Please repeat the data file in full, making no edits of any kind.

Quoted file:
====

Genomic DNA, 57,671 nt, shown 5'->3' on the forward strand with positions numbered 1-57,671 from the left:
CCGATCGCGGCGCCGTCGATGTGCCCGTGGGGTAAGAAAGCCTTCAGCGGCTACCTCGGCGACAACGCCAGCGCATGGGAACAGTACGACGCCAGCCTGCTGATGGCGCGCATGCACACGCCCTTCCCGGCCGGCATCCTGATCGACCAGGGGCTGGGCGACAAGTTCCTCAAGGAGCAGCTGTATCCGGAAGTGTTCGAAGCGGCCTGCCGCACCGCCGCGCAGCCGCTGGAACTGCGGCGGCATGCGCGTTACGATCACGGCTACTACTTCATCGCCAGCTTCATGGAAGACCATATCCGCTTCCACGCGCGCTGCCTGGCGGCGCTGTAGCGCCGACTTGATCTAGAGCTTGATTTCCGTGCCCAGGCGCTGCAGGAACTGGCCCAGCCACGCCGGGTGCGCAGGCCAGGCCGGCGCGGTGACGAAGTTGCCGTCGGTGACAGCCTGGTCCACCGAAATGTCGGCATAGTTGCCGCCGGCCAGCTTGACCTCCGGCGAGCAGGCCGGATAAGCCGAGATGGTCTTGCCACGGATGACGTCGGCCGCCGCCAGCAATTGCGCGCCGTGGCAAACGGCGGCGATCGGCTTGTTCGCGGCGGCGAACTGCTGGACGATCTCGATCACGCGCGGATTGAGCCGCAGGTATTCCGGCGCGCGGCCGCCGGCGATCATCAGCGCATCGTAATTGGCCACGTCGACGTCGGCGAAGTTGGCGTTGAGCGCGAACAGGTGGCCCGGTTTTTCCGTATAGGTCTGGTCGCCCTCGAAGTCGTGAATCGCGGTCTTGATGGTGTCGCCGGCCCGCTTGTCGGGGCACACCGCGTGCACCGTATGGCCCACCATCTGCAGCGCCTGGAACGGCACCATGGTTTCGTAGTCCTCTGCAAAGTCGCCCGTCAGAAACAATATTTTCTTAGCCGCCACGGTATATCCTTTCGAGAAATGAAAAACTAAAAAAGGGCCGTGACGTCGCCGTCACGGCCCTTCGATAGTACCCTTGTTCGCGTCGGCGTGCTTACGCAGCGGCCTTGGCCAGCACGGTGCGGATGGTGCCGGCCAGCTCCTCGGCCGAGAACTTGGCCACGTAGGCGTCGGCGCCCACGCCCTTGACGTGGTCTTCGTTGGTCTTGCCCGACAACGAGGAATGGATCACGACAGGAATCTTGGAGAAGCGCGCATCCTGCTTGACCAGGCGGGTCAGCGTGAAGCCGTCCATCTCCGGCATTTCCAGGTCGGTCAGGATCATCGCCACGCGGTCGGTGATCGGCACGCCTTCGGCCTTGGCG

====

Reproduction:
Genomic DNA, 57,671 nt, shown 5'->3' on the forward strand with positions numbered 1-57,671 from the left:
CCGATCGCGGCGCCGTCGATGTGCCCGTGGGGTAAGAAAGCCTTCAGCGGCTACCTCGGCGACAACGCCAGCGCATGGGAACAGTACGACGCCAGCCTGCTGATGGCGCGCATGCACACGCCCTTCCCGGCCGGCATCCTGATCGACCAGGGGCTGGGCGACAAGTTCCTCAAGGAGCAGCTGTATCCGGAAGTGTTCGAAGCGGCCTGCCGCACCGCCGCGCAGCCGCTGGAACTGCGGCGGCATGCGCGTTACGATCACGGCTACTACTTCATCGCCAGCTTCATGGAAGACCATATCCGCTTCCACGCGCGCTGCCTGGCGGCGCTGTAGCGCCGACTTGATCTAGAGCTTGATTTCCGTGCCCAGGCGCTGCAGGAACTGGCCCAGCCACGCCGGGTGCGCAGGCCAGGCCGGCGCGGTGACGAAGTTGCCGTCGGTGACAGCCTGGTCCACCGAAATGTCGGCATAGTTGCCGCCGGCCAGCTTGACCTCCGGCGAGCAGGCCGGATAAGCCGAGATGGTCTTGCCACGGATGACGTCGGCCGCCGCCAGCAATTGCGCGCCGTGGCAAACGGCGGCGATCGGCTTGTTCGCGGCGGCGAACTGCTGGACGATCTCGATCACGCGCGGATTGAGCCGCAGGTATTCCGGCGCGCGGCCGCCGGCGATCATCAGCGCATCGTAATTGGCCACGTCGACGTCGGCGAAGTTGGCGTTGAGCGCGAACAGGTGGCCCGGTTTTTCCGTATAGGTCTGGTCGCCCTCGAAGTCGTGAATCGCGGTCTTGATGGTGTCGCCGGCCCGCTTGTCGGGGCACACCGCGTGCACCGTATGGCCCACCATCTGCAGCGCCTGGAACGGCACCATGGTTTCGTAGTCCTCTGCAAAGTCGCCCGTCAGAAACAATATTTTCTTAGCCGCCACGGTATATCCTTTCGAGAAATGAAAAACTAAAAAAGGGCCGTGACGTCGCCGTCACGGCCCTTCGATAGTACCCTTGTTCGCGTCGGCGTGCTTACGCAGCGGCCTTGGCCAGCACGGTGCGGATGGTGCCGGCCAGCTCCTCGGCCGAGAACTTGGCCACGTAGGCGTCGGCGCCCACGCCCTTGACGTGGTCTTCGTTGGTCTTGCCCGACAACGAGGAATGGATCACGACAGGAATCTTGGAGAAGCGCGCATCCTGCTTGACCAGGCGGGTCAGCGTGAAGCCGTCCATCTCCGGCATTTCCAGGTCGGTCAGGATCATCGCCACGCGGTCGGTGATCGGCACGCCTTCGGCCTTGGCG